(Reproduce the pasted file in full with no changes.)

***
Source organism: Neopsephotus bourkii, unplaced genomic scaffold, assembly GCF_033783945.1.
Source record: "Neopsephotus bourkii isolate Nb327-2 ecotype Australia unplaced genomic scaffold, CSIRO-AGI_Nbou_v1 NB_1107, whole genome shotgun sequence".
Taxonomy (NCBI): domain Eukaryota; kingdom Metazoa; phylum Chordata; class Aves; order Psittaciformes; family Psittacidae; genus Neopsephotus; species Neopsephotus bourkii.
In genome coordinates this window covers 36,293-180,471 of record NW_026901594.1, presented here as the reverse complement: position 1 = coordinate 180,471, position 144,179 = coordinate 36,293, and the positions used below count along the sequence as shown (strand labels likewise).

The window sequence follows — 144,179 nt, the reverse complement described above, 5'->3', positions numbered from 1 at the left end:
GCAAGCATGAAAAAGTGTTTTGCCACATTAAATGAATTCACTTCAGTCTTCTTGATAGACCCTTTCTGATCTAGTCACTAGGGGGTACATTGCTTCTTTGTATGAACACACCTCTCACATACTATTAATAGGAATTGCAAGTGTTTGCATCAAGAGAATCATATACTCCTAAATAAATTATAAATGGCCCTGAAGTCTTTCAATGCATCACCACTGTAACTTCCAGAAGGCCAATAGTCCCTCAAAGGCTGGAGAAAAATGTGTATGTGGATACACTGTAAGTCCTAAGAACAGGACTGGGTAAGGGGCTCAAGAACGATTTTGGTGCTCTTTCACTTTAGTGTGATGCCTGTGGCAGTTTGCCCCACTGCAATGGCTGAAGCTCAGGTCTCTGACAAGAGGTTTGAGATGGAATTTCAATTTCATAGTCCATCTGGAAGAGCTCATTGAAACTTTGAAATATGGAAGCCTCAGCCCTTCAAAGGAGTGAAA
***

Source organism: Neopsephotus bourkii, unplaced genomic scaffold, assembly GCF_033783945.1.
Source record: "Neopsephotus bourkii isolate Nb327-2 ecotype Australia unplaced genomic scaffold, CSIRO-AGI_Nbou_v1 NB_1107, whole genome shotgun sequence".
Taxonomy (NCBI): domain Eukaryota; kingdom Metazoa; phylum Chordata; class Aves; order Psittaciformes; family Psittacidae; genus Neopsephotus; species Neopsephotus bourkii.
In genome coordinates this window covers 36,293-180,471 of record NW_026901594.1, presented here as the reverse complement: position 1 = coordinate 180,471, position 144,179 = coordinate 36,293, and the positions used below count along the sequence as shown (strand labels likewise).

The window sequence follows — 144,179 nt, the reverse complement described above, 5'->3', positions numbered from 1 at the left end:
GCAAGCATGAAAAAGTGTTTTGCCACATTAAATGAATTCACTTCAGTCTTCTTGATAGACCCTTTCTGATCTAGTCACTAGGGGGTACATTGCTTCTTTGTATGAACACACCTCTCACATACTATTAATAGGAATTGCAAGTGTTTGCATCAAGAGAATCATATACTCCTAAATAAATTATAAATGGCCCTGAAGTCTTTCAATGCATCACCACTGTAACTTCCAGAAGGCCAATAGTCCCTCAAAGGCTGGAGAAAAATGTGTATGTGGATACACTGTAAGTCCTAAGAACAGGACTGGGTAAGGGGCTCAAGAACGATTTTGGTGCTCTTTCACTTTAGTGTGATGCCTGTGGCAGTTTGCCCCACTGCAATGGCTGAAGCTCAGGTCTCTGACAAGAGGTTTGAGATGGAATTTCAATTTCATAGTCCATCTGGAAGAGCTCATTGAAACTTTGAAATATGGAAGCCTCAGCCCTTCAAAGGAGTGAAA